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It’s all talk

Skip the corporate literary festivals and root out the gems, says Sophie Elmhirst.

You could spend the long, wet summer navigating Britain’s lanes in quest of the latest boutique literary festival. (Boutique: once a term for a distinguished shop for ladies’ clothes; now, like bespoke, used in marketing bumf and hotel brochures to conjure up feelings of exclusivity and refinement, to make you feel special). They are ubiquitous: every town, if it has enough gung-ho organising types, has its own, and authors if they wish can fritter half the year away in chilly town halls, addressing a bookish throng.

A writer at Ways with Words’ literary festival in the Lake District –Words by the Water – held in early March, told me how last summer, to negotiate his way through the mass of festivals into which he’d been marshalled by his publicist, he pre-crafted a series of tweets months before the events themselves and scheduled them to be sent out to his Twitter followers shortly after each one: “Wonderful time in Stratford; brilliant questions”; “thank you Manchester! Shame about the weather” and so on.

Authors, nowadays, can’t rely on a publisher to do their publicity for them: they are usually contractually obliged to engage gamely in interviews, Facebook, Twitter, festivals and signings. The message is clear: get out there and sell (both yourself and your book). A literary publisher tells me that some of his authors have rather taken to life on the road, loping from hotel to hotel and lunch to dinner and sending the hefty bill to their editors. He now limits his authors to Hay-on-Wye, Oxford, Edinburgh and Cheltenham, the only festivals worth doing from a publisher’s point of view, he says, as they’re the only ones likely to gain enough press coverage to make the expense worthwhile.

Perhaps that’s true, commercially speaking, but the itinerant author would be missing some treats tucked away in the corners of this island. Take the Laugharne Weekend – a festival of three years’ standing in Dylan Thomas’s old home town, where he wrote (and partially set) Under Milk Wood. Here, among the lanes and squares, in the shadow of a ruined castle that overlooks an estuary, are talks and concerts staged in the town hall, a chapel, upstairs at the pub, in a makeshift tent with the rain pattering down on the roof – anywhere that can seat people in rows. There is a comforting theme of organised chaos running through the weekend, which lends a conversational intimacy to events – each well-attended – from the singer Cerys Matthews in the village church to the cartoonist Martin Rowson unleashing a tirade of filth in a mini-marquee. Compared to those corporate-sponsored hyper-events – the Hays and the Oxfords – with their green rooms and VIP areas and media parties, Laugharne feels open, easy and happily small.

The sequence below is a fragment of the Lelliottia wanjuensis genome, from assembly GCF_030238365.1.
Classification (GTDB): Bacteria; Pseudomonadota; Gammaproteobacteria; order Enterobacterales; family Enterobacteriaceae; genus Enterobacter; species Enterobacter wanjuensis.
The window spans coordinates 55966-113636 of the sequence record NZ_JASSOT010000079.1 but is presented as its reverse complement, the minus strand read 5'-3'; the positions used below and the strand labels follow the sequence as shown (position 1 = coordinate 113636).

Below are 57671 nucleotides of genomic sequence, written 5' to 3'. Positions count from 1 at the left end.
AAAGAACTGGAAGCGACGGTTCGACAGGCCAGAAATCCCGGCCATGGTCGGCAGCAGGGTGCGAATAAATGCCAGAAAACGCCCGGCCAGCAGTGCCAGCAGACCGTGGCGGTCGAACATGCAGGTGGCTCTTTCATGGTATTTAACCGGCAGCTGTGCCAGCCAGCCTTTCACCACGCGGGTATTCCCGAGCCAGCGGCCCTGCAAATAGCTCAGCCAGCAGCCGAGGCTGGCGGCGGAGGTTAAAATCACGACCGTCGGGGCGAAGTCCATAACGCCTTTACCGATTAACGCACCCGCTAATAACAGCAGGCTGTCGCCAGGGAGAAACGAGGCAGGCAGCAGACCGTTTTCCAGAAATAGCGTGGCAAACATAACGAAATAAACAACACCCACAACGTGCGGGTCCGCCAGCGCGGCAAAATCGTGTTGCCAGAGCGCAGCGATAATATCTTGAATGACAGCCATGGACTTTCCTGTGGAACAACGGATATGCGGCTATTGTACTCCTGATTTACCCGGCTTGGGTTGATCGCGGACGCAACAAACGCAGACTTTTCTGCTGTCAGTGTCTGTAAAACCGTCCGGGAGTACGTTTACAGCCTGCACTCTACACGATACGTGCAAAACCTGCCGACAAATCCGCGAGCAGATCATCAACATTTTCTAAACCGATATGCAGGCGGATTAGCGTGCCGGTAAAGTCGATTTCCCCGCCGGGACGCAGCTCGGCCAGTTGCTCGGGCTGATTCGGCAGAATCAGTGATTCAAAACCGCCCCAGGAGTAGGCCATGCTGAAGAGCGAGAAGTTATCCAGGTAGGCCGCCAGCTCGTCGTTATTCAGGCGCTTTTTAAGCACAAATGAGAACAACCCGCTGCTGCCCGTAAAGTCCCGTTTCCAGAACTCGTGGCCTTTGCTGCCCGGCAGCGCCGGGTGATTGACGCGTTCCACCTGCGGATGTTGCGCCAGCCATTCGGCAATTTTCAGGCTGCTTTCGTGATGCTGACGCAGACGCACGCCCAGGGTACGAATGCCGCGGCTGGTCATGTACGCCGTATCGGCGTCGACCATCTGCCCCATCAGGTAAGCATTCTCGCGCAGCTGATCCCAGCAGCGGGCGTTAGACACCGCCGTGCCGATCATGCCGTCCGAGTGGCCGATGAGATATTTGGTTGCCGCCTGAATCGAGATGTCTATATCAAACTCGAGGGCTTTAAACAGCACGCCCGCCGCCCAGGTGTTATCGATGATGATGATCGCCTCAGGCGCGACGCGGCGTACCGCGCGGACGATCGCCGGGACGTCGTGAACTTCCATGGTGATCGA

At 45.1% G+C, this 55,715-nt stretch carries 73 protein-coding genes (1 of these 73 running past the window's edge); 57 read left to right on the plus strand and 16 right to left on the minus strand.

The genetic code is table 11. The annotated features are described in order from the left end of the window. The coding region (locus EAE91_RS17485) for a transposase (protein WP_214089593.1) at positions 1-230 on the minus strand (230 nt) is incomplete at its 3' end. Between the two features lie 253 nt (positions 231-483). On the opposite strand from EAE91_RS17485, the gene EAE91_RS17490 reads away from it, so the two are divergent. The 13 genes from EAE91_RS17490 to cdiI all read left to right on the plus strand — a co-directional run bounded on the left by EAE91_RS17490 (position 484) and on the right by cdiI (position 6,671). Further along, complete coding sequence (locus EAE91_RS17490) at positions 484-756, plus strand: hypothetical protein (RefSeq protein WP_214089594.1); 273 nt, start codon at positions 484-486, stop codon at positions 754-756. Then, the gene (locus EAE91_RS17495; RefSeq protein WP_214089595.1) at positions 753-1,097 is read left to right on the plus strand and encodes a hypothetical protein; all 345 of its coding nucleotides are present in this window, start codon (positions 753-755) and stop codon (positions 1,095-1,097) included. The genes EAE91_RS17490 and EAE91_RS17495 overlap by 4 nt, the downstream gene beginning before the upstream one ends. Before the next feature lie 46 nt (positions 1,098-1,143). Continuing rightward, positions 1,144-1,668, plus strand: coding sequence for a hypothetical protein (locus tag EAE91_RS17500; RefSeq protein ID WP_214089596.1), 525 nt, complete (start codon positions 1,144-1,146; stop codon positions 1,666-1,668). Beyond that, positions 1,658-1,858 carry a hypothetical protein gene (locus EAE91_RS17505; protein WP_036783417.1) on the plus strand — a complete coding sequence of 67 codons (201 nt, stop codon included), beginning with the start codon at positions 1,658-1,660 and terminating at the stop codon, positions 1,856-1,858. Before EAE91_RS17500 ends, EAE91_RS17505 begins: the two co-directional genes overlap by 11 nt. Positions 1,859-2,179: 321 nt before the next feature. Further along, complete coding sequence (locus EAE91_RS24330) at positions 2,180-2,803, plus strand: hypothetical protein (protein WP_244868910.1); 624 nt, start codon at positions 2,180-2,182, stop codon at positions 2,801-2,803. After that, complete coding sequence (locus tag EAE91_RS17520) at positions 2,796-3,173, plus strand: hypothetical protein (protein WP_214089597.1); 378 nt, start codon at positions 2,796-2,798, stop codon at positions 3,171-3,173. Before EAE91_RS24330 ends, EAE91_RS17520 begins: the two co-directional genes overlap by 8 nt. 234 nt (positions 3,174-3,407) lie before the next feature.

The literary festival is now such an unavoidable part of the publishing calendar that no one really questions whether they’re good for books, writers or audiences. Publishers say they do nothing for sales (the post-reading signings don’t quite attract rock-star snaking queues). And, more poignantly, not all writers are that good at it. Authors, who mostly happen to be the kinds of people who are very comfortable spending long hours alone in a quiet room, are routinely thrust on to stages and instructed to engage an audience. But they’re not necessarily the world’s natural entertainers.

One of many exceptions at Words by the Water in Keswick was the poet and Edward Thomas biographer, Matthew Hollis. Standing at a lectern, Hollis delivered a beautifully written talk, aided by a meticulous PowerPoint presentation (unusual terrain for a poet), which flashed up old photographs of Thomas’s friends and drinking holes. He played spoken recordings of Thomas’s poems, including one by the poet’s wife reciting “Adlestrop”, which left the room vibrating with emotion. The novelist Helen Dunmore successfully warmed her audience, too, able to talk to 100 people as though she was talking to one. But then there was the double act who wrote the book of The King’s Speech (one of whom was the speech therapist Lionel Logue’s grandson). They were friendly and chatty but as they trotted through a familiar chronology, you wondered if they’d given one too many talks.

This new breed of little festival, as it grows and multiplies across Britain, will have to work hard to attract an audience who face plenty of competition for their time and money. (In Keswick, you worried that the audience wouldn’t be around much longer: a talk about the 1958 Antarctic expedition undertaken by Edmund Hillary turned into a reunion, as no fewer than three people in the crowd revealed that they were either married to someone who went on the expedition or on it themselves, which gives you an indication of the average age in the room). But the Ways with Words team is an enterprising, lively outfit (they now run four festivals annually across Britain) and while Keswick caters to a certain demographic, their new festival in Holland Park – with speakers such as AA Gill, Alain de Botton, Mary McCartney and Sophie Dahl – seems designed to attract another type entirely.